Getting Hired in 2011
Editor's note: Whether you're on the job hunt or on the staffing side of HR, this is what you need to know about how the recruiting process is changing.
Whether you are just entering the job market or you haven’t been in it for some time – preemptive action is key.
For instance you cannot, as a recent graduate, wake up from a summer-long party funk in early September and at your parents’ behest start applying to jobs using a resume you created during a freshmen year career development course.
And by the same token you cannot, as a professional re-entering the job market, send out the same resume as you did 10 years ago.
Understatement of the century: things have changed.
Not long ago there were few basic ways to represent oneself to a hiring company:
- The resume
- The interview
- The references
Now there are frighteningly effective search engines like Google which will bring up just about anything you’ve posted or submitted online. This includes the other way you’re now represented: any social media websites you’ve signed up for.
That’s right. Basically, in addition to reviewing your resume, cover-letter and references, interviewers will be typing your name into several different search bars.
The interesting thing is that hiring professionals might actually be put off if you don’t participate in any social media outlets. They’re innovative methods of communication utilized by brands, CEOs of companies, politicians and news media. Plus, it’s all about communication, right?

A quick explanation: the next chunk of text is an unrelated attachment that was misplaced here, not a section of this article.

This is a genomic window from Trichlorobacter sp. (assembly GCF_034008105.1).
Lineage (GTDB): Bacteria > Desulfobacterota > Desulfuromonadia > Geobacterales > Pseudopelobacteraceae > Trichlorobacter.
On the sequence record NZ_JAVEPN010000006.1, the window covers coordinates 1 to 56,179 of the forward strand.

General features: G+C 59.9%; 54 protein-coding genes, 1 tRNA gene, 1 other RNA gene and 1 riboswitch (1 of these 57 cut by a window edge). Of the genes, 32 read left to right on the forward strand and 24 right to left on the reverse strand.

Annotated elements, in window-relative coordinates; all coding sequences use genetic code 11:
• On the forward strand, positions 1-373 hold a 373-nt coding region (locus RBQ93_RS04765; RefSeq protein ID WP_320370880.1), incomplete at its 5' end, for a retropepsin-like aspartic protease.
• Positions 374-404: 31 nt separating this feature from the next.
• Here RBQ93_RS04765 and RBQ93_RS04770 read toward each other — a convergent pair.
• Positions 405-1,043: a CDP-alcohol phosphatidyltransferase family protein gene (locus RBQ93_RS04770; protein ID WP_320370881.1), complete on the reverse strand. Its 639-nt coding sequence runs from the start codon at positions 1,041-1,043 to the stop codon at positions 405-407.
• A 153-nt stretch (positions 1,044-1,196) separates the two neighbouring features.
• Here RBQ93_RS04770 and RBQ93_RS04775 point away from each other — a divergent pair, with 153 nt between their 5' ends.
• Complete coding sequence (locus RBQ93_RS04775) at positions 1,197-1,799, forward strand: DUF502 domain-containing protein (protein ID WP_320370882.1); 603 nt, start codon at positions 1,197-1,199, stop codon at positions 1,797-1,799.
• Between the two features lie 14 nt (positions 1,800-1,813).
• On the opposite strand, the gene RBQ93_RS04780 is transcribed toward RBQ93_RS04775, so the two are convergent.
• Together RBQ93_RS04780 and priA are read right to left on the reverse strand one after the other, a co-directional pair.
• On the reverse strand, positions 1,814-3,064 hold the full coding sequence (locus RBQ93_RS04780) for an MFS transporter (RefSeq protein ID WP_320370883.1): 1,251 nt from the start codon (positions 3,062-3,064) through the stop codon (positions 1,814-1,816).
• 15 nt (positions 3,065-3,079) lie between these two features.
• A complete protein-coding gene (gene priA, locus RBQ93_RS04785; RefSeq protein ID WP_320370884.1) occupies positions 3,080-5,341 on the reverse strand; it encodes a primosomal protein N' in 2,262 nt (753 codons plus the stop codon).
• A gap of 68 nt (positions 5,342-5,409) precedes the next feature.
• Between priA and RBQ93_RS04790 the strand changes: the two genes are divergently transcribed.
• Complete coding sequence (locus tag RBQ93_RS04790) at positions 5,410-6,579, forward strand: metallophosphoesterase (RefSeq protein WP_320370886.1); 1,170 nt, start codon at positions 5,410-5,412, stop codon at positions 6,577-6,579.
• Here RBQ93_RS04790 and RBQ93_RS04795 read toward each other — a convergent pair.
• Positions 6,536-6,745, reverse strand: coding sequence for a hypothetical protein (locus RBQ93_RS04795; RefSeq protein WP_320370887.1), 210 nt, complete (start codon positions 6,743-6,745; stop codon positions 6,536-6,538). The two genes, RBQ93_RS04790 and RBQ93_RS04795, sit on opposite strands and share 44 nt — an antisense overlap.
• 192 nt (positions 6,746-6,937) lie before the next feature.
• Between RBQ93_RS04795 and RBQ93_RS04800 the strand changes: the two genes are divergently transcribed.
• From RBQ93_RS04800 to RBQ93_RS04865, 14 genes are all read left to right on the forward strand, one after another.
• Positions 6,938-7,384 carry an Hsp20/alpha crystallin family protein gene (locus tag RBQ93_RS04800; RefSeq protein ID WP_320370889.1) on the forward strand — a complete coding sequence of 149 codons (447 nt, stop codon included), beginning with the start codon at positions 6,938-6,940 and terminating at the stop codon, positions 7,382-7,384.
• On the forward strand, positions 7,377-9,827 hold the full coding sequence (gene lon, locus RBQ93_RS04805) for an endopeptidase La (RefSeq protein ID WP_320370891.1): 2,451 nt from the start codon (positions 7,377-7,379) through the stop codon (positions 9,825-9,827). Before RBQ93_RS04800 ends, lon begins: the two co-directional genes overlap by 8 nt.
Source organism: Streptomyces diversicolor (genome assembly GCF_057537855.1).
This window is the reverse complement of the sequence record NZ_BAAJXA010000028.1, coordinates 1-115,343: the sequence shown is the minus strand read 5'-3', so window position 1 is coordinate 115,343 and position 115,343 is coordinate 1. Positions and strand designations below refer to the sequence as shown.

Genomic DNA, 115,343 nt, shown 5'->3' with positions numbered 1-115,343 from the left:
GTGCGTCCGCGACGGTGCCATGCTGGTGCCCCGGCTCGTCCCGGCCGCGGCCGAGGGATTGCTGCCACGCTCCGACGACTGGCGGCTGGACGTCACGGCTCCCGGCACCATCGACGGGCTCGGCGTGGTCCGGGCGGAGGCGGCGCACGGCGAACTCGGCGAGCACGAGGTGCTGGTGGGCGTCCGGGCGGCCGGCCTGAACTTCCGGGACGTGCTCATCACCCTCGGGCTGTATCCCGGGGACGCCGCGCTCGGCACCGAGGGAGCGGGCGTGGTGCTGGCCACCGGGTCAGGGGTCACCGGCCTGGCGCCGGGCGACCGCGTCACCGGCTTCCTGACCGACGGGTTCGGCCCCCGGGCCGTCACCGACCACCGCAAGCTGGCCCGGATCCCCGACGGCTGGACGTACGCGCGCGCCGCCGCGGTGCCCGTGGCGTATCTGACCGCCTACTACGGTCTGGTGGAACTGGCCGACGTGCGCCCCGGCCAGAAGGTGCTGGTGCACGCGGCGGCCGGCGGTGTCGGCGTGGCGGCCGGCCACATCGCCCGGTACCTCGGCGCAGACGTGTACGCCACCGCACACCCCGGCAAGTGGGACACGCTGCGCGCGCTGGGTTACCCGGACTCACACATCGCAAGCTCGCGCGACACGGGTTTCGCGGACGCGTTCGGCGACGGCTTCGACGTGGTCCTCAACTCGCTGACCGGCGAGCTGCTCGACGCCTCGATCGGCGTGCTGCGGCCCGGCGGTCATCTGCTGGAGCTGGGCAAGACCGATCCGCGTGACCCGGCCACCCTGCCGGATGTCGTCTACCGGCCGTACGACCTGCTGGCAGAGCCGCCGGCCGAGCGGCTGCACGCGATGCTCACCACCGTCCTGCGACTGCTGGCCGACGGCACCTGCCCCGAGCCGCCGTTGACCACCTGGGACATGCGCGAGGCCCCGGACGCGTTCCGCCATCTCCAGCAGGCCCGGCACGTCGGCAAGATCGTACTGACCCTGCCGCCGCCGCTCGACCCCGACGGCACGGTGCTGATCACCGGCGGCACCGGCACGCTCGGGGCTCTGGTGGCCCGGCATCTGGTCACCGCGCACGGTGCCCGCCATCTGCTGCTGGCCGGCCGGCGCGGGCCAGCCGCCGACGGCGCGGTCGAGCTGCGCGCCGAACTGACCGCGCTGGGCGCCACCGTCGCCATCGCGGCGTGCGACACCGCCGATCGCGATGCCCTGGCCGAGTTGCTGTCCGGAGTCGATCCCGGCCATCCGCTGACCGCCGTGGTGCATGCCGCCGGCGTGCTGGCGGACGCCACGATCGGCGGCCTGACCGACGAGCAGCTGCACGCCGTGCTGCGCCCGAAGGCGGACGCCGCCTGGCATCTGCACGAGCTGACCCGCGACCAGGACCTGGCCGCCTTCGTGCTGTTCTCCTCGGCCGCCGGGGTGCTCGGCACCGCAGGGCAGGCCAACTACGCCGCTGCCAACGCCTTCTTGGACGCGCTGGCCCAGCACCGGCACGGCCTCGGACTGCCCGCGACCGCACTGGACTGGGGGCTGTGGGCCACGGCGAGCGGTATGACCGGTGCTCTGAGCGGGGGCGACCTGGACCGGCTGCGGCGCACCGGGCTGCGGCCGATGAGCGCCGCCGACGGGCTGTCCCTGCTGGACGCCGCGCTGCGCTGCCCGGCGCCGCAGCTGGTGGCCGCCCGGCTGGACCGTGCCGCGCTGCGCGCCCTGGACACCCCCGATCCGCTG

So, before you go on the hunt, you’re going to want to update a couple of things, including but not limited to: the resume, the social media status and the references.
While the resume itself remains as effective a representative tool as it was 10 years ago, the Wall Street Journal (WSJ) reports there have been a number of modifications. Firstly, your resume does not start and stop in a single Microsoft Word document - prospective employers are looking for an online and offline package.
When submitting your resume through an application or email, it’s best to include both a link and a Word document or .pdf attachment, according to Mary Henige, General Motors' director of social media and digital communications in a statement to the WSJ. The job market is at a transition stage when it comes to application submissions so it’s a smart move to anticipate a receiving error.
As for hardcopy – bring five. According to professional resume writer, Erin Kennedy, five copies of your resume in hand will smooth over interviews with multiple managers.
"…it is always important to have enough resumes to go around," she writes in her article.
Relax. The "one page rule" no longer exists.
Howard Seidel, a partner at Essex Partners, a Boston-based senior level career management firm explained to the WSJ, "While one page makes sense when you have little experience, it doesn't make sense when, as a senior executive, you have 10, 20 or more years of experience."